Saturday, January 23, 2010

G-d's Debris - A review. The proper

Scott Adams is well known all other the world for his famous "Dilbert" comic strip. He is less known to be software developer, CEO of vegetarian food production company and the co-owner of restaurant in California. Equally less is his renown for the books he has written.
The first of his, non-comic books was "G-d's Debris" (2001).
Described by the author as "thought experiment" this small (just 132 pages) book (available free on-line) discusses ages old philosophical problems and conundrums in a dialog between a common delivery man and an old "sage", calling himself Avatar.

Their dialog starts with a question: “If you toss a coin a thousand times, how often will it come up heads?”, and, by and by, they enter into enchanting philosophical discussion about the eternal philosophical problems of humanity. Do we have free will? If we do, how it relates to brain? What are consequences of G-d's free will? Why there are so many religions? What is the true nature and cause of physical universe? What is the meaning of evolution? and so on ...


In the discussion, the delivery man thinks and talks like common, media influenced, moderately educated person, while Avatar speaks as the one who knows everything, as a sage.

In some sense the "G-d's Debris" illustrates a kind of collision of modern practical mind and ages old philosophical thought.


Many of the explanations given by the sage are just plain baloney (in accordance to the author "thought experiment" rules and warnings). The concept of the universe as the G-d's Debris that came into existence after G-d "decided" to stop his existence, the concept of gravitation and inertia as probability, and many others are examples.


What is beautiful though, is that it just does not matter if these concepts are true or not - the essence is in bringing the common man higher in his awareness - moving him from level of scientific thinking to the "5th-level" where he recognizes that our mind is more delusion generator than "an engine" of truth...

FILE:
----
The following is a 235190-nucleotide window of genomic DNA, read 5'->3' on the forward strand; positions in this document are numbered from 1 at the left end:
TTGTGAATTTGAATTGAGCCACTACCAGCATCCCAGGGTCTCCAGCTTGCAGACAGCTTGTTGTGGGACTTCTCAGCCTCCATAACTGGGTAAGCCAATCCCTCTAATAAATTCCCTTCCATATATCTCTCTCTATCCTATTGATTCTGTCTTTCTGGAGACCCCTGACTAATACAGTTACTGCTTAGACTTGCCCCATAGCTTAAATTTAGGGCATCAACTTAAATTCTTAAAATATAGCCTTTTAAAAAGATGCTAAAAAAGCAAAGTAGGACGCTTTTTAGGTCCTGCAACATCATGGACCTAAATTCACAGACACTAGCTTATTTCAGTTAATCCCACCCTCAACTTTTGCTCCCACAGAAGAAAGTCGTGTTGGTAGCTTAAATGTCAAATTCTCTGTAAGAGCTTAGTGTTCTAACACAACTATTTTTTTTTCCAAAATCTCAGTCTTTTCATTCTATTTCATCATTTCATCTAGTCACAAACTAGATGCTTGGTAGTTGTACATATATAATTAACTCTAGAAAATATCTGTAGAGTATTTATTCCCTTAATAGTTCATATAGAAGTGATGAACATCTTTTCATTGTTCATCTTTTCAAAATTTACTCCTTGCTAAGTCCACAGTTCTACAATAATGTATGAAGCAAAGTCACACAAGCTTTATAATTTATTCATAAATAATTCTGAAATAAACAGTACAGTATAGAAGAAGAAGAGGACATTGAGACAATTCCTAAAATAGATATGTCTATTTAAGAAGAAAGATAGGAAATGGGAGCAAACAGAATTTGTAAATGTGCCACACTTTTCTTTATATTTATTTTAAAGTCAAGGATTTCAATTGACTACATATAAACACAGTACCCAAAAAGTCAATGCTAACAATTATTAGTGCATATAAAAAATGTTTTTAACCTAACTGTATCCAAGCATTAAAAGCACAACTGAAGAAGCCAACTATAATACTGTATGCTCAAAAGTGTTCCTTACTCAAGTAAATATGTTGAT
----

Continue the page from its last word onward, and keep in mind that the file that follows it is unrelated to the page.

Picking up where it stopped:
In many dialogues of the book, the discussion is about the metaphorical nature of our knowledge - with overtones of George Lakoff's thoughts. In others we hear tones of Teilhard de Chardin deliberations, in others - the ideas of pantheists.


However, the true virtue of the book lies in its atmosphere; atmosphere of realistic irrationality - is I could call it this way. The books ends in surprising, yet anticipated way - but I will try not to spoil it for its future readers...


4 comments:

  1. your review was very interesting so I down loaded book right away.When I'm through it I'll make a post on my blog and get back to you.Thank you for the link. :-)

    ReplyDelete
  2. Finally I've read the book and posted a review on my blog. Mirek,it was wonderful! I must say it allowed me to see a few tings in a different light. I'll be happy to know what you think about my review.

    ReplyDelete
  3. Mirek, I'm really looking forward to reading this. Your review provides good context for what promises to be a refreshing look at our ways of knowing, and considering our minds as delusion-generating machines. "God's Debris" also sounds fun; I'm not sure what God would think of this but I am curious to see what Scott Adams has come up with. And I'll come back when I have questions along the way...

    ReplyDelete
  4. That's good point - "what G-d would think of it" :-)

    Well, I'm in Cracow for weekend. In a hotel near all these Jewish Sages laying nearby...
    Maybe I will have some aid to understand more of this and other books ....

    ReplyDelete